Fun and Useful Tricks To Teach Your Search Dog
Here are a few new skills you can practice teaching your dog that you will find very useful out in the field.
Lifting up over a fence
Those fences are found in the middle of nowhere. Topped with horrible rusty barbed wire that must be just crawling with tetanus. Leave the worry out of how to get your dog safely over it. Teach your dog to tolerate being picked up and passed to another person. I have seen this used on several occasions on encountering nasty obstacles. All you need is a pocket full of treats to make it fun and a friend who wants to work on his biceps.
Sometimes it is just easier to go under a fence. Teach your dog to crawl under a broomstick you progressively lower each time he successfully ducks under. First try luring him with a treat, then wait until the dog does it by himself before giving the treat. No treats for jumping over, just raise the bar and try again. Yeah, I made a funny.
Jumping up on top of an object
Very useful if you need your dog to get up on top of something. I love using this trick when I need to pick ticks or prickly seeds of my dog without having to bend down. I just ask him to hop up on a nice stump or boulder.
Being carried by you
Search dogs can get hurt. Don’t find out your dog cannot stand being carried when you need to get him back to base.
Wearing a Muzzle
Even the sweetest dog will turn into Cujo if he is hurt and scared. Get him used to a cage muzzle by wrapping foil around it and pour some nice broth in the end and freeze. Remove the foil and hold the muzzle out while your dog tries out his new muzzle popsicle. Move on to smearing peanut butter on the end and practice putting the muzzle on and adjusting while he happily eats his treat.
Ride a litter
Don’t just think about evacuating your dog on your shoulders, put your team and equipment to work and get him used to riding in a litter. Twelve hands are better than one!
Learning to Ignore BOOM!
Do you live out in the nice quiet country? Get him used to the loud noises that may occur during a search. Simply fill your pockets with the tastiest treats you can find (I like hotdogs diced to the size of peas) and go on a field trip. Go to a fire station, construction site, or near train tracks and with leash tightly in one hand, feed your dog tiny treats one at a time when sirens wail, trucks roar, or trains blast by. If your dog is too scared, start out far away and move in a bit closer on each field trip. Always make sure to end on a good happy note!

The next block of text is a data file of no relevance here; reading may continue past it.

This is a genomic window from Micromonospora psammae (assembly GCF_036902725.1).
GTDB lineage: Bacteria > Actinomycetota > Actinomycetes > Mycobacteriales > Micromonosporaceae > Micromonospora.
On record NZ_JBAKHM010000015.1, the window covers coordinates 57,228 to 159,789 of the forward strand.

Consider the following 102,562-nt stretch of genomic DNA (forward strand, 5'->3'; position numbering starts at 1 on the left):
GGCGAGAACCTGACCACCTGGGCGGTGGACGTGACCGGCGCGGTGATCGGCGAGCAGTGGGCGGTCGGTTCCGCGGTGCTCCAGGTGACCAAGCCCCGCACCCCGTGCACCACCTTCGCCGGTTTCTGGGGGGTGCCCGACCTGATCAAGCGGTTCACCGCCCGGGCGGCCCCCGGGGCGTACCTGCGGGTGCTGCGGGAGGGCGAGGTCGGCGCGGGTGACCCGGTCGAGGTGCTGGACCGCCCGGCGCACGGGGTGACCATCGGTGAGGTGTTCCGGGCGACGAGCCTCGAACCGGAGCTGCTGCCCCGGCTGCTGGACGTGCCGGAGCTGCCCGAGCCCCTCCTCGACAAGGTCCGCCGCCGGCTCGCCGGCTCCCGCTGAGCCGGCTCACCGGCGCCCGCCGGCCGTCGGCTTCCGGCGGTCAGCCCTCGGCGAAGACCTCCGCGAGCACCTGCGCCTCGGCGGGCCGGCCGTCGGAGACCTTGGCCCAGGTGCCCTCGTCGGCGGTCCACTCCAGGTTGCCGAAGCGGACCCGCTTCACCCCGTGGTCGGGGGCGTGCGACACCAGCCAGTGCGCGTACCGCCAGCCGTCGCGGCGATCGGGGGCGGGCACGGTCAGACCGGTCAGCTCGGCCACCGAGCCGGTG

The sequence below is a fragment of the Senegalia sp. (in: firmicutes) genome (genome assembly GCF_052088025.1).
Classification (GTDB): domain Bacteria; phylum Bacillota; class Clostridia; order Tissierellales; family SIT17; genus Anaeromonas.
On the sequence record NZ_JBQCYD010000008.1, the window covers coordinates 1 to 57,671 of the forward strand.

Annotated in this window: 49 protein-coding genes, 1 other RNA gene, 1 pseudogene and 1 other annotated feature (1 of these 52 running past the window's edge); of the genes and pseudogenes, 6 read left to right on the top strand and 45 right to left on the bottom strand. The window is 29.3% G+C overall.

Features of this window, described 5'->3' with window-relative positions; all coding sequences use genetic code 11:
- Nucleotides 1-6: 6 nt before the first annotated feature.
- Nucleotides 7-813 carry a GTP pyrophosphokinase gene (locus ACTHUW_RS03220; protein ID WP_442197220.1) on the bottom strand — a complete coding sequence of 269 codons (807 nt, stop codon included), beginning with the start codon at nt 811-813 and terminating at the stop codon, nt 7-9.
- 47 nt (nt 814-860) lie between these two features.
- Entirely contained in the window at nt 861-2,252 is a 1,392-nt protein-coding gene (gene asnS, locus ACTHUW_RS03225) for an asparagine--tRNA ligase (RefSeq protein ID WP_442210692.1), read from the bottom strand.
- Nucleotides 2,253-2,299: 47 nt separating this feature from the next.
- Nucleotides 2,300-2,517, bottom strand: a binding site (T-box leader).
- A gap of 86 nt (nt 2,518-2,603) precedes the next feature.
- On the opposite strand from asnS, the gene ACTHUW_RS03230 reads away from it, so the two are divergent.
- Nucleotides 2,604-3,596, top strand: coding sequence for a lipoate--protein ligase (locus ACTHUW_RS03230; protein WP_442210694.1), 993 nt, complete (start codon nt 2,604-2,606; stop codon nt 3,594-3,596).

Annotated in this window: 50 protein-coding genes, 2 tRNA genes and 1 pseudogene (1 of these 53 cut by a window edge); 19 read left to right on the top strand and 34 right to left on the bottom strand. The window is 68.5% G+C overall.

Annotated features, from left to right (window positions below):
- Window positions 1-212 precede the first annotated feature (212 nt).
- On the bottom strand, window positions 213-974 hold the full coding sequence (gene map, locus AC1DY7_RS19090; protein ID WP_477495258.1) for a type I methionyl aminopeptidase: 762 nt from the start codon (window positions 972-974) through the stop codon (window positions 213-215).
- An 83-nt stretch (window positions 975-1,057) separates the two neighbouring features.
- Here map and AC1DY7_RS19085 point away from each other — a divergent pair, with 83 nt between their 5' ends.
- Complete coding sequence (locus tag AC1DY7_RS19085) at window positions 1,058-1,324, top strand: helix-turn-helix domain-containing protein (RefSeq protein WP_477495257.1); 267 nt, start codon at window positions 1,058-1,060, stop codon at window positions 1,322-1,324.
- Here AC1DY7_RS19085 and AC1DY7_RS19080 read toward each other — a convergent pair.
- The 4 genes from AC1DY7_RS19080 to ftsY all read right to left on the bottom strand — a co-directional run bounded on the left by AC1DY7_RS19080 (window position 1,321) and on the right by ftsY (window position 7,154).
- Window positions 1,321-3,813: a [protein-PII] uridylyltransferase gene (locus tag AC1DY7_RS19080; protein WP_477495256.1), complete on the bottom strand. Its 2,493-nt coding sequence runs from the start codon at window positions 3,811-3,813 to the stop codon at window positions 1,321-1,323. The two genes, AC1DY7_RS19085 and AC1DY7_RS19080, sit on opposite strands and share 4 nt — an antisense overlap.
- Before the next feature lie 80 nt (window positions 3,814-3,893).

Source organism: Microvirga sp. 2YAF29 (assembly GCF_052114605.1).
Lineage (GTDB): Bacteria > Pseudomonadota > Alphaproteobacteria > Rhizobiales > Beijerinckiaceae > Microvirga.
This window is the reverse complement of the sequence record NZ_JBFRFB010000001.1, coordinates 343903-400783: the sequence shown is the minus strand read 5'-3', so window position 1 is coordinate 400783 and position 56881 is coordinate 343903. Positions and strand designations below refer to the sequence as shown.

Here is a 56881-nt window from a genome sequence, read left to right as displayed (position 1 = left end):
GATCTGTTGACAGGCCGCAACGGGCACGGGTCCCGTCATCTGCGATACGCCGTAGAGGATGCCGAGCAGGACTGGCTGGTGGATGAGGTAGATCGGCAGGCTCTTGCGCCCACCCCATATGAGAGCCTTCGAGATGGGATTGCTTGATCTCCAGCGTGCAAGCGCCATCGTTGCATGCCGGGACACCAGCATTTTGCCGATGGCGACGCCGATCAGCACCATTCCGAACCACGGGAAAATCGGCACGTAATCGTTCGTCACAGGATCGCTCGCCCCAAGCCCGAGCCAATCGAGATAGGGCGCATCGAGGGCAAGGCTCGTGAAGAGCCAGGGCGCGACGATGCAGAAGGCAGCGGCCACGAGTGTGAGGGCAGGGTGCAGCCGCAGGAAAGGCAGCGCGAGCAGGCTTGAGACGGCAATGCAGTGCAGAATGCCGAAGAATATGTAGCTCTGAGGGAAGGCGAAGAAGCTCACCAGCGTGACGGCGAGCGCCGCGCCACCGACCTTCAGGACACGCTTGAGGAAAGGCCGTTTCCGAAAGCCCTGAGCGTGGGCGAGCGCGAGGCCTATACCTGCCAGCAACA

Where is your toy?
Practice a bit of search and rescue in the house from the comfort of your sofa. Teach your dog not only to find people, but to find his toys hidden around the house. Start easy and let him watch you hide his toy at first. Move on to more advanced stages by hiding the toy up high or in cabinets and other inaccessible places. This will teach your dog to look high and low for the source and to work out complex scent pictures.
Finding your Keys
Tie some fabric or leather to your keys for easy doggie retrieval and teach your dog to look for your keys. Now that is useful!
Zig and Zag around obstacles can be a great way to prevent your dog from going around one tree and you the other when on a leash.
Yummie! Dead Skunk! Teach your dog to leave things alone that he should well, leave alone.
If your dog is a spaz like mine, he dashes around at full speed through brambles and quicksand alike. Teach your dog to navigate treacherous terrain by using the slow command.
Much like the slow command, teach your dog to carefully walk up, on, and down obstacles slowly rather than leaping. I love using this trick when there is a nice thick downed tree providing a path across water.
Wouldn’t it be nice if your good dog stays in his crate after the door comes open, or patiently sits at the door before going outside? Here is a great trick that will keep both of you safe.
Danger ahead! Teach your dog to hit the brakes when you tell him to stop. My dog screeches to a halt and hits the deck when I yell Platz!
Show me your belly
Roll over halfway there buddy, I wanna see some tummy! I love using this trick to check my pup’s paws and legs for cuts. If it is really hot outside, pouring water on a pups inner thighs will give him a good cool down. It is also popular for tummy rubs.
We are told to drink before we are thirsty. It’s a useful thing to teach your dog to drink when you ask him too. I will set an alarm and make sure to water my dog at timed intervals. That way he can stay nice and hydrated no matter what.
What better way to make friends than to teach your dog to meet new friends politely. A good ol shake of the paw will do the trick.
Have a dog nervous person around? Warm their hearts with an adorable wave.
Go to your place
What if you get stuck somewhere waiting around with no crate in sight? Teach your dog to lay next to or on top of an object like your camp towel anytime you tell him to go to his place. A nice down stay after that does the trick.
Paws up on back of truck
I learned this little gem from a border collie running team-mate. In order for her dog to get his search vest on, he had to put his paws up on the back bumper of the car and keep them there so she could easily put on and adjust his harness. No bending over, I am a fan!
Bobbing for toys or treats
You never know what clues might have been dropped in the water. Teach your dog to snorkel for goodies by dropping sinking toys or frozen broth ice cubes in a kiddie pool.
What cute tricks have you taught your dog that has turned out to be useful in the field? We want to hear from you!